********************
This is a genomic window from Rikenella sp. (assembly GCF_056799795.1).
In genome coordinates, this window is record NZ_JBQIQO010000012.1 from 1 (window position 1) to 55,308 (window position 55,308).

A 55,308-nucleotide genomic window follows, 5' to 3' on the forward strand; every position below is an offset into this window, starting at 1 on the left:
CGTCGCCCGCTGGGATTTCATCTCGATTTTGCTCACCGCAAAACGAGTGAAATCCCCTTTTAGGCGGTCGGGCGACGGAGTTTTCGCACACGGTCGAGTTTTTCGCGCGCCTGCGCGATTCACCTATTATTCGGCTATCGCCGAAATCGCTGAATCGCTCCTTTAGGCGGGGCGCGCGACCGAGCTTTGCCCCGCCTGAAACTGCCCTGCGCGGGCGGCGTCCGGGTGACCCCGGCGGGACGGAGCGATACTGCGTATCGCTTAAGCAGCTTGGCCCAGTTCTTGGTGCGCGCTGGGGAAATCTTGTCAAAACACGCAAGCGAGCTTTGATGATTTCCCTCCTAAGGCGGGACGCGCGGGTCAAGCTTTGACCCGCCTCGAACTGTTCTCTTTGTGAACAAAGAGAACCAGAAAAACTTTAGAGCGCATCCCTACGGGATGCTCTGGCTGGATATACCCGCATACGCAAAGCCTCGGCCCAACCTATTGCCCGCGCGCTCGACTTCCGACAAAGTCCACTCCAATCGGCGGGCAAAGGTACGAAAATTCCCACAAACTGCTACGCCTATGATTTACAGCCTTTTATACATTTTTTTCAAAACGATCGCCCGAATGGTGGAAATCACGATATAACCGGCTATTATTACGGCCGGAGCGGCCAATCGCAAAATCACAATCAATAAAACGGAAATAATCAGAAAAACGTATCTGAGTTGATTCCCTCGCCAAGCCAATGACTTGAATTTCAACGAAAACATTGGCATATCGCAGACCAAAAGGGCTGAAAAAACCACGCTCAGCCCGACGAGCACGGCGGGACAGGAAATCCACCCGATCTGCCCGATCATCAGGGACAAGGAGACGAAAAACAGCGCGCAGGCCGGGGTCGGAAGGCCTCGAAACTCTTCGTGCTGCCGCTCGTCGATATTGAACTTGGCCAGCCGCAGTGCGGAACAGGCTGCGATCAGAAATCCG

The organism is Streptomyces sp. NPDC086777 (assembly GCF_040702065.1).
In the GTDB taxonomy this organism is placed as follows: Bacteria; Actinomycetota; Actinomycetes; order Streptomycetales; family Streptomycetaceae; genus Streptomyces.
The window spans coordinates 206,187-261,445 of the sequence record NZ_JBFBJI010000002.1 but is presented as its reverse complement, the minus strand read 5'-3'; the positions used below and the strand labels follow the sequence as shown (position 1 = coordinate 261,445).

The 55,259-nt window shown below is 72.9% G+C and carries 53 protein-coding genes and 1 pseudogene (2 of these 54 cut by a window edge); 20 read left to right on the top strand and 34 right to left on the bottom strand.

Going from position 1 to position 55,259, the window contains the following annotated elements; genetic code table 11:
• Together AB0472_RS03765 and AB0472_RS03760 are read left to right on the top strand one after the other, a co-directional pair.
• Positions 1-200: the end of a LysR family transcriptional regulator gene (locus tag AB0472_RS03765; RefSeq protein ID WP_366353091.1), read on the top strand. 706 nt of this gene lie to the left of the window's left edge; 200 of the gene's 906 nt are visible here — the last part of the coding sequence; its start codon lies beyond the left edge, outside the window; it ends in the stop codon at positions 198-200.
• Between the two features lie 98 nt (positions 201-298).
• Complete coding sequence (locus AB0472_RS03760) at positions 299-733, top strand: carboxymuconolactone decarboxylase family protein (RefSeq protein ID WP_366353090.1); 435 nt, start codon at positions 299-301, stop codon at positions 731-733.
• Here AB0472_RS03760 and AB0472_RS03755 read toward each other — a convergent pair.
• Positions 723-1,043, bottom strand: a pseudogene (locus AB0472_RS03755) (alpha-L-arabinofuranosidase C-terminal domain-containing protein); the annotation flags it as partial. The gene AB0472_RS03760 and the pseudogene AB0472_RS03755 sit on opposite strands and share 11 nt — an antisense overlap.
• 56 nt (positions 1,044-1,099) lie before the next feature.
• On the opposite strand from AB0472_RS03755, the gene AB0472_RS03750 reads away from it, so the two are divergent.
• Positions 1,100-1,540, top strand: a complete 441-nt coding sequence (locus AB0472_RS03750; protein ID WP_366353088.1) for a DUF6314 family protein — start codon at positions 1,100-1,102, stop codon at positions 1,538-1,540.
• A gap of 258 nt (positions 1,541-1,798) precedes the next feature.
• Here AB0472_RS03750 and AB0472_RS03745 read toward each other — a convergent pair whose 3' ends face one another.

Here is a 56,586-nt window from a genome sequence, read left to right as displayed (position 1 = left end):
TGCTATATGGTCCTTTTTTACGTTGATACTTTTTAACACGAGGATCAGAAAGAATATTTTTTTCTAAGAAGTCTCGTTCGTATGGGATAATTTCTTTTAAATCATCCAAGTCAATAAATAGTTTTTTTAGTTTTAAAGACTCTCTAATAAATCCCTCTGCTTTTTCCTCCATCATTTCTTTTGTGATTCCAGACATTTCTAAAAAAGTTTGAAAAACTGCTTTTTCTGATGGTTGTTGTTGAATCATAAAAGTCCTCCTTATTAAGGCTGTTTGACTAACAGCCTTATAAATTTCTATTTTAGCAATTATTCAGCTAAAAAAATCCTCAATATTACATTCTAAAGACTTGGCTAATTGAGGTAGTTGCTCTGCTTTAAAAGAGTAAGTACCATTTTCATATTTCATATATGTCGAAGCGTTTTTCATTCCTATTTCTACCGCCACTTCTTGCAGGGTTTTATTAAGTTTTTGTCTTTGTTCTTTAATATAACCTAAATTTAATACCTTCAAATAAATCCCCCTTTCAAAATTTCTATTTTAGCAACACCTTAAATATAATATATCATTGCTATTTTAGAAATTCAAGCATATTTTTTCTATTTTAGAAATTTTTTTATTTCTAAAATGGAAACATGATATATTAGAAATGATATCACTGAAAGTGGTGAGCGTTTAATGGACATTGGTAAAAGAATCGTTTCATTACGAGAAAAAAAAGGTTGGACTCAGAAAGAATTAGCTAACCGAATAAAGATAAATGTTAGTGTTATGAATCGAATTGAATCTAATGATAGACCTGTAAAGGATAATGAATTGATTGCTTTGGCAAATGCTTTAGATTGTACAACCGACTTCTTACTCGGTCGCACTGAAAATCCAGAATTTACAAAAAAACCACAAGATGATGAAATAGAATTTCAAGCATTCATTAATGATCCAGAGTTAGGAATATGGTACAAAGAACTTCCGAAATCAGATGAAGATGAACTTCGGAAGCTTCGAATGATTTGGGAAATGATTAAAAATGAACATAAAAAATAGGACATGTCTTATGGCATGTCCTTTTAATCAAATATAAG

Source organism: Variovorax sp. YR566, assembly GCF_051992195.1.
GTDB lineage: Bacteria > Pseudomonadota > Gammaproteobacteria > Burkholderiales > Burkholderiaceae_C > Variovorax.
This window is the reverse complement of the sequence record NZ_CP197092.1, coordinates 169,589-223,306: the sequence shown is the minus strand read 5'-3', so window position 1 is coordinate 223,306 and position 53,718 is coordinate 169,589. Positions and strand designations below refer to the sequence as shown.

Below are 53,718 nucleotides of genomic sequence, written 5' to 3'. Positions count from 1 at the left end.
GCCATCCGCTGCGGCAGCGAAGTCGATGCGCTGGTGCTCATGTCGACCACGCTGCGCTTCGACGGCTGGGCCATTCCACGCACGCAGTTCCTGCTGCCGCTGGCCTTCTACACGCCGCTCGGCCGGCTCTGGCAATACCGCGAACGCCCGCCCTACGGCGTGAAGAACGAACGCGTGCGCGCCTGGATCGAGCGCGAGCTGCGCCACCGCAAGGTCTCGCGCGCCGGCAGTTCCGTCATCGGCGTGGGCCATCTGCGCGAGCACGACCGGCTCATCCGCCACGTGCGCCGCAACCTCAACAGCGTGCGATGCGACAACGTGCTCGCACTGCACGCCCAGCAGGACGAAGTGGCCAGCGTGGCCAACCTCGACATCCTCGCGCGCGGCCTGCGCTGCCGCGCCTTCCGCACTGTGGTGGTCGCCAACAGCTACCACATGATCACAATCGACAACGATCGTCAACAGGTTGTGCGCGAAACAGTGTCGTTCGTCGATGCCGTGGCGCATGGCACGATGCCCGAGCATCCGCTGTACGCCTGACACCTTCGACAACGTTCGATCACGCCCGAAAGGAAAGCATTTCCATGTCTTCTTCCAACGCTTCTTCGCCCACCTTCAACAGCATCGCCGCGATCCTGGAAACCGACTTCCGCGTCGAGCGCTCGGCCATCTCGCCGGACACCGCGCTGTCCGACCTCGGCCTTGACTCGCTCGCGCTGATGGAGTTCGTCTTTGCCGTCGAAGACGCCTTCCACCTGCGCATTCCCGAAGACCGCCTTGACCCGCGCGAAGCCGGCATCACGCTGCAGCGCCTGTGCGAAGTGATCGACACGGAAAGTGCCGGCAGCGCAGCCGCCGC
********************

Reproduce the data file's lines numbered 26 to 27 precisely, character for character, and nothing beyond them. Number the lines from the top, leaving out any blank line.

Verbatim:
Below are 53,718 nucleotides of genomic sequence, written 5' to 3'. Positions count from 1 at the left end.
GCCATCCGCTGCGGCAGCGAAGTCGATGCGCTGGTGCTCATGTCGACCACGCTGCGCTTCGACGGCTGGGCCATTCCACGCACGCAGTTCCTGCTGCCGCTGGCCTTCTACACGCCGCTCGGCCGGCTCTGGCAATACCGCGAACGCCCGCCCTACGGCGTGAAGAACGAACGCGTGCGCGCCTGGATCGAGCGCGAGCTGCGCCACCGCAAGGTCTCGCGCGCCGGCAGTTCCGTCATCGGCGTGGGCCATCTGCGCGAGCACGACCGGCTCATCCGCCACGTGCGCCGCAACCTCAACAGCGTGCGATGCGACAACGTGCTCGCACTGCACGCCCAGCAGGACGAAGTGGCCAGCGTGGCCAACCTCGACATCCTCGCGCGCGGCCTGCGCTGCCGCGCCTTCCGCACTGTGGTGGTCGCCAACAGCTACCACATGATCACAATCGACAACGATCGTCAACAGGTTGTGCGCGAAACAGTGTCGTTCGTCGATGCCGTGGCGCATGGCACGATGCCCGAGCATCCGCTGTACGCCTGACACCTTCGACAACGTTCGATCACGCCCGAAAGGAAAGCATTTCCATGTCTTCTTCCAACGCTTCTTCGCCCACCTTCAACAGCATCGCCGCGATCCTGGAAACCGACTTCCGCGTCGAGCGCTCGGCCATCTCGCCGGACACCGCGCTGTCCGACCTCGGCCTTGACTCGCTCGCGCTGATGGAGTTCGTCTTTGCCGTCGAAGACGCCTTCCACCTGCGCATTCCCGAAGACCGCCTTGACCCGCGCGAAGCCGGCATCACGCTGCAGCGCCTGTGCGAAGTGATCGACACGGAAAGTGCCGGCAGCGCAGCCGCCGC